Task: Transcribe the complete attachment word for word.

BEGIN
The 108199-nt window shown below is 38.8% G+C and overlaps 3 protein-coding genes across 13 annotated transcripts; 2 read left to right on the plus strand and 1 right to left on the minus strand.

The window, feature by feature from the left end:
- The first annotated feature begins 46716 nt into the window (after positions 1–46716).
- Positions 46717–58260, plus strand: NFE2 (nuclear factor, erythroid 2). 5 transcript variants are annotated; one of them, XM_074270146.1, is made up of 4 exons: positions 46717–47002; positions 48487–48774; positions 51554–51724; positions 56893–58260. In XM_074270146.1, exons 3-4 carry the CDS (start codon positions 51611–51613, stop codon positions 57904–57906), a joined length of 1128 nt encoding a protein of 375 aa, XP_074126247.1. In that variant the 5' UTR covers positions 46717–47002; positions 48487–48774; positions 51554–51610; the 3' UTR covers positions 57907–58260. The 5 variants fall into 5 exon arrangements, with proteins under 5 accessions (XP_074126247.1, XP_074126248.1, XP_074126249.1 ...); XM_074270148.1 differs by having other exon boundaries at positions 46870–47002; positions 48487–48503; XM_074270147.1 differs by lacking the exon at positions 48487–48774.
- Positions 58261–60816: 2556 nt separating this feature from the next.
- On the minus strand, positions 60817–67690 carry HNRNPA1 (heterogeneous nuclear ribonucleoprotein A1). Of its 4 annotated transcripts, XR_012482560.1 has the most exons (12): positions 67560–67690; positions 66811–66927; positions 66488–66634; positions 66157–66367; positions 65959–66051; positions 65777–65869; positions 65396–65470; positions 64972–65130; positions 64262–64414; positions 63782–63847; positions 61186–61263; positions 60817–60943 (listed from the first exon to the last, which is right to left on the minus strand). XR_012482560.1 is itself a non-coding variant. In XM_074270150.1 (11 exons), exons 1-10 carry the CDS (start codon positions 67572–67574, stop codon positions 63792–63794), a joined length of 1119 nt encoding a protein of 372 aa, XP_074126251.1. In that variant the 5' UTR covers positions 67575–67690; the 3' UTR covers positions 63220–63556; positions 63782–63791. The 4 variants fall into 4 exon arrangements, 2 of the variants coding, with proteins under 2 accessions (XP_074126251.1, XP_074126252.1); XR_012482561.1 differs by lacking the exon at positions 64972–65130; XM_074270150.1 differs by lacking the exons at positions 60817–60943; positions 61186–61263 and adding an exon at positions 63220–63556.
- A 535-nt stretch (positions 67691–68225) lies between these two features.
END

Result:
The 108199-nt window shown below is 38.8% G+C and overlaps 3 protein-coding genes across 13 annotated transcripts; 2 read left to right on the plus strand and 1 right to left on the minus strand.

The window, feature by feature from the left end:
- The first annotated feature begins 46716 nt into the window (after positions 1–46716).
- Positions 46717–58260, plus strand: NFE2 (nuclear factor, erythroid 2). 5 transcript variants are annotated; one of them, XM_074270146.1, is made up of 4 exons: positions 46717–47002; positions 48487–48774; positions 51554–51724; positions 56893–58260. In XM_074270146.1, exons 3-4 carry the CDS (start codon positions 51611–51613, stop codon positions 57904–57906), a joined length of 1128 nt encoding a protein of 375 aa, XP_074126247.1. In that variant the 5' UTR covers positions 46717–47002; positions 48487–48774; positions 51554–51610; the 3' UTR covers positions 57907–58260. The 5 variants fall into 5 exon arrangements, with proteins under 5 accessions (XP_074126247.1, XP_074126248.1, XP_074126249.1 ...); XM_074270148.1 differs by having other exon boundaries at positions 46870–47002; positions 48487–48503; XM_074270147.1 differs by lacking the exon at positions 48487–48774.
- Positions 58261–60816: 2556 nt separating this feature from the next.
- On the minus strand, positions 60817–67690 carry HNRNPA1 (heterogeneous nuclear ribonucleoprotein A1). Of its 4 annotated transcripts, XR_012482560.1 has the most exons (12): positions 67560–67690; positions 66811–66927; positions 66488–66634; positions 66157–66367; positions 65959–66051; positions 65777–65869; positions 65396–65470; positions 64972–65130; positions 64262–64414; positions 63782–63847; positions 61186–61263; positions 60817–60943 (listed from the first exon to the last, which is right to left on the minus strand). XR_012482560.1 is itself a non-coding variant. In XM_074270150.1 (11 exons), exons 1-10 carry the CDS (start codon positions 67572–67574, stop codon positions 63792–63794), a joined length of 1119 nt encoding a protein of 372 aa, XP_074126251.1. In that variant the 5' UTR covers positions 67575–67690; the 3' UTR covers positions 63220–63556; positions 63782–63791. The 4 variants fall into 4 exon arrangements, 2 of the variants coding, with proteins under 2 accessions (XP_074126251.1, XP_074126252.1); XR_012482561.1 differs by lacking the exon at positions 64972–65130; XM_074270150.1 differs by lacking the exons at positions 60817–60943; positions 61186–61263 and adding an exon at positions 63220–63556.
- A 535-nt stretch (positions 67691–68225) lies between these two features.